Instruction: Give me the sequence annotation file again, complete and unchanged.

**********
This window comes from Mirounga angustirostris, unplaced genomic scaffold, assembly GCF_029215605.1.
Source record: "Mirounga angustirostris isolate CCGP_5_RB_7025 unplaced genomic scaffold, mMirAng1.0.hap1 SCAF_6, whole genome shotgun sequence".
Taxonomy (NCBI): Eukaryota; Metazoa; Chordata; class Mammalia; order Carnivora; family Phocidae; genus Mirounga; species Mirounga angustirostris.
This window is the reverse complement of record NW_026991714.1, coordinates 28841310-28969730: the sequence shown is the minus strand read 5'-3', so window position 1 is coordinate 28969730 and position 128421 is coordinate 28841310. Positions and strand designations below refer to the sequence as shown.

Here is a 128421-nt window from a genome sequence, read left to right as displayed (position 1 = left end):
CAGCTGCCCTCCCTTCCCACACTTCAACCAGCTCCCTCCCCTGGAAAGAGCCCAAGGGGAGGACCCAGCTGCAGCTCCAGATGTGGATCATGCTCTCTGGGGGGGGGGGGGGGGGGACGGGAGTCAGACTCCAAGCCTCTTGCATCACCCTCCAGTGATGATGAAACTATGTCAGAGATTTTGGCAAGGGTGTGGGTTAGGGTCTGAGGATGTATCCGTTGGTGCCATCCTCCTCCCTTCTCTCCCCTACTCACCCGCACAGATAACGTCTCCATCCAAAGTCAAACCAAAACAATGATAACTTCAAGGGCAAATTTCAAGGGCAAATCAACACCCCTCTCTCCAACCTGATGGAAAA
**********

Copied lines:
This window comes from Mirounga angustirostris, unplaced genomic scaffold, assembly GCF_029215605.1.
Source record: "Mirounga angustirostris isolate CCGP_5_RB_7025 unplaced genomic scaffold, mMirAng1.0.hap1 SCAF_6, whole genome shotgun sequence".
Taxonomy (NCBI): Eukaryota; Metazoa; Chordata; class Mammalia; order Carnivora; family Phocidae; genus Mirounga; species Mirounga angustirostris.
This window is the reverse complement of record NW_026991714.1, coordinates 28841310-28969730: the sequence shown is the minus strand read 5'-3', so window position 1 is coordinate 28969730 and position 128421 is coordinate 28841310. Positions and strand designations below refer to the sequence as shown.

Here is a 128421-nt window from a genome sequence, read left to right as displayed (position 1 = left end):
CAGCTGCCCTCCCTTCCCACACTTCAACCAGCTCCCTCCCCTGGAAAGAGCCCAAGGGGAGGACCCAGCTGCAGCTCCAGATGTGGATCATGCTCTCTGGGGGGGGGGGGGGGGGGACGGGAGTCAGACTCCAAGCCTCTTGCATCACCCTCCAGTGATGATGAAACTATGTCAGAGATTTTGGCAAGGGTGTGGGTTAGGGTCTGAGGATGTATCCGTTGGTGCCATCCTCCTCCCTTCTCTCCCCTACTCACCCGCACAGATAACGTCTCCATCCAAAGTCAAACCAAAACAATGATAACTTCAAGGGCAAATTTCAAGGGCAAATCAACACCCCTCTCTCCAACCTGATGGAAAA